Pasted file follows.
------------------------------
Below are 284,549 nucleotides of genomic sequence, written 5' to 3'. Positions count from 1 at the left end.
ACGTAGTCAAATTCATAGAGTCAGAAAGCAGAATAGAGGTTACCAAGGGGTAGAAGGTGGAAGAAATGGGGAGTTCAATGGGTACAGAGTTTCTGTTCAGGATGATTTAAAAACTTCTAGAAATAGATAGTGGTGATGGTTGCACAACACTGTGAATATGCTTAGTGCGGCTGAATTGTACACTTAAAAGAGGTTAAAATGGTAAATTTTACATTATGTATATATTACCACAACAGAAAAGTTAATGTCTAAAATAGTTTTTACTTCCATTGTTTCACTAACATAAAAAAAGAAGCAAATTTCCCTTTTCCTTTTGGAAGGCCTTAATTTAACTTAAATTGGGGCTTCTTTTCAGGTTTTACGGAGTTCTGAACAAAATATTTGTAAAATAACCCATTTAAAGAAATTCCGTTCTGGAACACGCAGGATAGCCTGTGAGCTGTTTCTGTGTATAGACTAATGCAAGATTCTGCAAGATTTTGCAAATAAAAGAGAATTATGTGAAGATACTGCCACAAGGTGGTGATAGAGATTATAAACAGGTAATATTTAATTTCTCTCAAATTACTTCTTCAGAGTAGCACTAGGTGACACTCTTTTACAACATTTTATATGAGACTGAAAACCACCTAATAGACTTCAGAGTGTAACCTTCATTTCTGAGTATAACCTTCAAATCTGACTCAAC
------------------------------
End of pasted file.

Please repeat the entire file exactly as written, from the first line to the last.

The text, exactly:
Below are 284,549 nucleotides of genomic sequence, written 5' to 3'. Positions count from 1 at the left end.
ACGTAGTCAAATTCATAGAGTCAGAAAGCAGAATAGAGGTTACCAAGGGGTAGAAGGTGGAAGAAATGGGGAGTTCAATGGGTACAGAGTTTCTGTTCAGGATGATTTAAAAACTTCTAGAAATAGATAGTGGTGATGGTTGCACAACACTGTGAATATGCTTAGTGCGGCTGAATTGTACACTTAAAAGAGGTTAAAATGGTAAATTTTACATTATGTATATATTACCACAACAGAAAAGTTAATGTCTAAAATAGTTTTTACTTCCATTGTTTCACTAACATAAAAAAAGAAGCAAATTTCCCTTTTCCTTTTGGAAGGCCTTAATTTAACTTAAATTGGGGCTTCTTTTCAGGTTTTACGGAGTTCTGAACAAAATATTTGTAAAATAACCCATTTAAAGAAATTCCGTTCTGGAACACGCAGGATAGCCTGTGAGCTGTTTCTGTGTATAGACTAATGCAAGATTCTGCAAGATTTTGCAAATAAAAGAGAATTATGTGAAGATACTGCCACAAGGTGGTGATAGAGATTATAAACAGGTAATATTTAATTTCTCTCAAATTACTTCTTCAGAGTAGCACTAGGTGACACTCTTTTACAACATTTTATATGAGACTGAAAACCACCTAATAGACTTCAGAGTGTAACCTTCATTTCTGAGTATAACCTTCAAATCTGACTCAAC